Lottery deal gets an extension, consulting fees under fire
The deal to privatize the state’s lottery withUnited Kingdom based firm Camelot got another extension this week. The Governor’s office announced this week that the bid for the lottery private management agreement would be extended through the end of the year. The bid was set to expire on October 29. Governor Corbett said that older Pennsylvanians deserved every effort by his administration to continue to ensure they have access to programs and address the need to “grow reliable revenues” because the “need is outpacing” the state’s ability to continue to pay for those programs. The Camelot estimates that it can help the lottery generate $3 billion to $4.5 billion in new funding over the proposed 20 year contract; their proposed bid for the contract is $34 billion.
After the extension announcement, Auditor General Eugene DePasquale made his own announcement regarding payments to the consulting firms involved in negotiating the deal. To date, $3.4 million in lottery funding has been used to pay those firms; DePasquale has directed his staff to “review and scrutinize…the diversion” of those funds. He also urged the Governor to “terminate any further discussions with private vendors that are siphoning funds from senior programs.” State Treasurer Rob McCord also called on Corbett to end his quest for a deal. McCord previously refused to release the funds for the consulting firms to be paid but ultimately he said he would allow them to be paid. McCord said that while he considered the consulting contracts to be a waste of money, it was not illegal. The fees have steadily increased from the initial cap set at $375,000 and will only continue to rise as the bid is extended. Opponents of the deal continue to point out that the lottery hit record sales numbers last year and the money spent on the consulting contracts could have been better spent on the seniors themselves.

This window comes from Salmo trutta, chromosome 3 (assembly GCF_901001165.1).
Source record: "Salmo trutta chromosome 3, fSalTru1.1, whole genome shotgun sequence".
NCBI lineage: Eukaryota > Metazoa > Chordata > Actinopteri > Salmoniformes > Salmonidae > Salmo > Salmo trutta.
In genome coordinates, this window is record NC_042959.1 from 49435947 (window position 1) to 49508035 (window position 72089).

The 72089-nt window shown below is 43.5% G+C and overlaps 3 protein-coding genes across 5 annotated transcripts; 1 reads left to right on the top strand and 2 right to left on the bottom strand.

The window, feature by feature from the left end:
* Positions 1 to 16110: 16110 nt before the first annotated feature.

Corbett pushes for transportation deal
Governor Corbett also made headlines this week at a press conference in Pittsburghwhen he pushed for the legislature to compromise on the transportation funding issue. Corbett discussed the “proposal to relax requirements for union-level prevailing wages on some construction projects.” Corbett cited public safety and the state economy as reasons to come to an agreement on the terms of a funding bill. House Republicans want to lift the current limit at which prevailing wage requirements begin, which is $25,000 to $100,000. Anything less than the $100,000 limit would not require the union-level wages. The limit has not been adjusted since 1961 and the governor said that the impact would be insignificant on PennDOT contracts that awarded since very few are worth less than $100,000. Democratic leaders have been against the change and a spokesman for the House Democrats said they feel it’s a big issue that should be considered separately from the overall transportation funding package. House Republicans have their own issue with the actual amount of the spending; they’re uncomfortable with the $2.5 billion funding level and would prefer to work out something slightly less.